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The action in Washington, DC extends far beyond Capitol Hill. In fact, if you want to know what’s goes on behind the scenes, explore the District’s diverse neighborhoods. Most are just a Metro stop away.
<pstyle=”text-align: center;”>Related: Spot politicos at these 7 DC power lunch spots

Adams Morgan Neighborhood

Adams Morgan neighborhood | Flickr CC: Ted Eytan

A taste of Latin America and late night hub in Adams Morgan

Adams Morgan’s culturally-diverse bent is reflected in its businesses. There are steaming hot salsa lounges, restaurants featuring everything from Ethiopian to Central American cuisine and boutiques stocked with goods from Africa, Asia and Latin America. The main thoroughfare, 18th Street, is a favorite place for bar-hoppers who enjoy late-night refreshments.
Metro: Woodley Park/Zoo-Adams Morgan Red Line

U Street Corridor

U Street Corridor | Flickr CC: Elvert Barnes

Vintage and Variety in the U Street Corridor

The area around 14th and U Streets may well have been DC’s first hipster neighborhood. Filled with indie shops and ethnic eats, it more recently has become home to cutting-edge retailers like Shinola and Room and Board. The U Street Corridor is the place to hunt for bargains on everything from clothing to home decor. Within a few blocks, you can find at least a dozen vintage and thrift stores.
Metro: U Street Green and Yellow Lines

Howard Theatre in the Shaw neighborhood

Howard Theatre in the Shaw neighborhood | Flickr CC: Ron Cogswell

African-American history and a hot music scene in Shaw

Adjacent to the U Street Corridor, Shaw has always played an important note in the city’s history. It was once called Black Broadway, thanks to the existence of the Lincoln Theatre and the Howard Theatre, both of which still operate today. Another hip entertainment option is the 9:30 Club, one of DC’s original venues for alternative acts. More recently, this neighborhood has been the place for star chefs and untested newbies alike to open new restaurants like Convivial, All Purpose and the Dabney.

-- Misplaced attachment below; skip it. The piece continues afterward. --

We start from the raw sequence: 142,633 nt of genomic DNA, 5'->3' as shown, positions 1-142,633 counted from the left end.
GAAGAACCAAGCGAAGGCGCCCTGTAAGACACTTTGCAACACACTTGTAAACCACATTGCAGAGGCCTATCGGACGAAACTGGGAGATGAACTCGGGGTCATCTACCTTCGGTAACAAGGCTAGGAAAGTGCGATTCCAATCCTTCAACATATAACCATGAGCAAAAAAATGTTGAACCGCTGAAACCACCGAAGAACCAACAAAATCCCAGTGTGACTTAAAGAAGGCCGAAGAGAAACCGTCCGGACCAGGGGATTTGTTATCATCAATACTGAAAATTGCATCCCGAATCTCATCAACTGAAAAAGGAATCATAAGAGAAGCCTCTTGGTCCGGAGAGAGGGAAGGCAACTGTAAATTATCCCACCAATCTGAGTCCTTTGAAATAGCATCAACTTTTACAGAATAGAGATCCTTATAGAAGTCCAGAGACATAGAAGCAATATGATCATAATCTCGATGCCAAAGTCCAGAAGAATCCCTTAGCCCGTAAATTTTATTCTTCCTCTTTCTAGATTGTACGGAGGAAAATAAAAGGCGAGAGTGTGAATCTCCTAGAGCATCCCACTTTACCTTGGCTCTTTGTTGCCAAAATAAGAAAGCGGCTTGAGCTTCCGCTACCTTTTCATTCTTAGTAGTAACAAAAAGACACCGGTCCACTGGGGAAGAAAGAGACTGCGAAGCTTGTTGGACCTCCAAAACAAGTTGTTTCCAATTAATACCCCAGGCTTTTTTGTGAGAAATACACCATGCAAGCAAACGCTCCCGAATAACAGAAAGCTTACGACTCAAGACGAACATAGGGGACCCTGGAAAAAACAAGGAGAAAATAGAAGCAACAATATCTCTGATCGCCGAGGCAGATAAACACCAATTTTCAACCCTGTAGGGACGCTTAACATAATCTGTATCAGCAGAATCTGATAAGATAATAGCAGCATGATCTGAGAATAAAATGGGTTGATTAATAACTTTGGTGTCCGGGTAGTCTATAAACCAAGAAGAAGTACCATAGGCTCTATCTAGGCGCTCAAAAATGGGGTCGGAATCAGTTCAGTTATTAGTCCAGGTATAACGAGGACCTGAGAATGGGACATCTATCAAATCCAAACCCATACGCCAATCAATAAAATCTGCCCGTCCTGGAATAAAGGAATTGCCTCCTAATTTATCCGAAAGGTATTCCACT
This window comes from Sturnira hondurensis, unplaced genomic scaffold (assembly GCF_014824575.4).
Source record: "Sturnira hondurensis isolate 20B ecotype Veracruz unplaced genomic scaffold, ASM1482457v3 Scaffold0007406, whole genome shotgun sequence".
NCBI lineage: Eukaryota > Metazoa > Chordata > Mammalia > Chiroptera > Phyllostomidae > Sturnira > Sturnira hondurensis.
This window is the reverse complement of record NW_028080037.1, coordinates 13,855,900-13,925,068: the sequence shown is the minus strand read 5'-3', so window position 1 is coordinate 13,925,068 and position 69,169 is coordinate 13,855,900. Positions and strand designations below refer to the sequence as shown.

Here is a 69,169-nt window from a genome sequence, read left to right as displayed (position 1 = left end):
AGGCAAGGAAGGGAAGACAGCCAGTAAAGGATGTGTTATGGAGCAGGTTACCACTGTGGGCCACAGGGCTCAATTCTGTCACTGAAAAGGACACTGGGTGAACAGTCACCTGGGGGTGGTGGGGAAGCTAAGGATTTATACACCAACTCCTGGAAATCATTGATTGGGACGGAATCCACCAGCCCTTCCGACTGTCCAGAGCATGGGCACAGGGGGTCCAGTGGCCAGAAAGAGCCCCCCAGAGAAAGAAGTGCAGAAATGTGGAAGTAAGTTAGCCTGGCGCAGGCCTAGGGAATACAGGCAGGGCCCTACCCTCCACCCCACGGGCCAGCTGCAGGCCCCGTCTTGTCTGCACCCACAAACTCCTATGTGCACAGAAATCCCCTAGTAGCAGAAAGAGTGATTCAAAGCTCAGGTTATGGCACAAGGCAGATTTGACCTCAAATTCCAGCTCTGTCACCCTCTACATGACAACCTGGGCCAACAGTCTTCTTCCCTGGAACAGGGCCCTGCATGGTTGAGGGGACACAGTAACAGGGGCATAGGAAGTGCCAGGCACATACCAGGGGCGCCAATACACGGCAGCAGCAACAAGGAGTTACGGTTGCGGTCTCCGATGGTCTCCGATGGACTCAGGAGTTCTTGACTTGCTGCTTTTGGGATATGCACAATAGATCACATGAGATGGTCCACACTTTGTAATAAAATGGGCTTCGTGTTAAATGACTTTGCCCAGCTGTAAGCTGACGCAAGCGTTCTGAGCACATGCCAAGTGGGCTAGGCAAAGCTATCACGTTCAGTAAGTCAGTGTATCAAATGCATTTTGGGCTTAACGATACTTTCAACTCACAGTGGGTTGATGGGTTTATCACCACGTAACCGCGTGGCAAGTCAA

Metro: Shaw/Howard University Green and Yellow Lines

Union Market

Union Market | Flickr CC: Tom Bridge

Industry turned indie chic in NOMA

NOMA takes its name from its location north of Massachusetts Avenue, NE. It is best known for Union Market, which houses dozens of local food vendors and a green market. Other creative businesses are taking root in the industrial zone surrounding the market, including an Angelika theater pop up and a gelato factory. In late 2016, a state-of-the-art REI store is moving into the area as well.
Metro: NOMA/Gallaudet U Red Line

Basilica of the National Shrine

Basilica of the National Shrine | Flickr CC: NCinDC

Little Rome and Lots of Art in Brookline

 Brookland is home to Catholic University, the Basilica of the National Shrine (the largest Roman Catholic Church in North America) and the Saint John Paul II National Shrine. There’s even a Franciscan monastery (open for tours) in the neighborhood. No wonder, then, that Brookland’s nickname is Little Rome. Aside from the religious icons, the Arts Walk at Monroe Street Market is worth a pilgrimage. This hub for DC’s creative community contains artist galleries and spaces for performances.
Metro: Brookland/CUA Red Line

the yards-capitol riverfront-washington dc

The Yards at Capitol Riverfront | Flickr CC: Mr.TinDC

Sports of all sorts in Capitol Riverfront

Just south of the U.S. Capitol, this emerging area on the Anacostia River is home to Nationals Park, home of Washington’s major league baseball team. The Yards Park area hosts free concert series during temperate months and houses an ice rink come winter. The daring can fly at a trapeze school, while those preferring to stay closer to earth can rent a river kayak or canoe.
Metro: Navy Yard/Ballpark Green Line

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Laura Powell

Laura Powell

Laura is a 20-year veteran travel journalist. She was CNN's first travel reporter, and has written for publications ranging from Alaska Airlines Magazine to The Washington Post. Find her at the or on Twitter: @dailysuitcase

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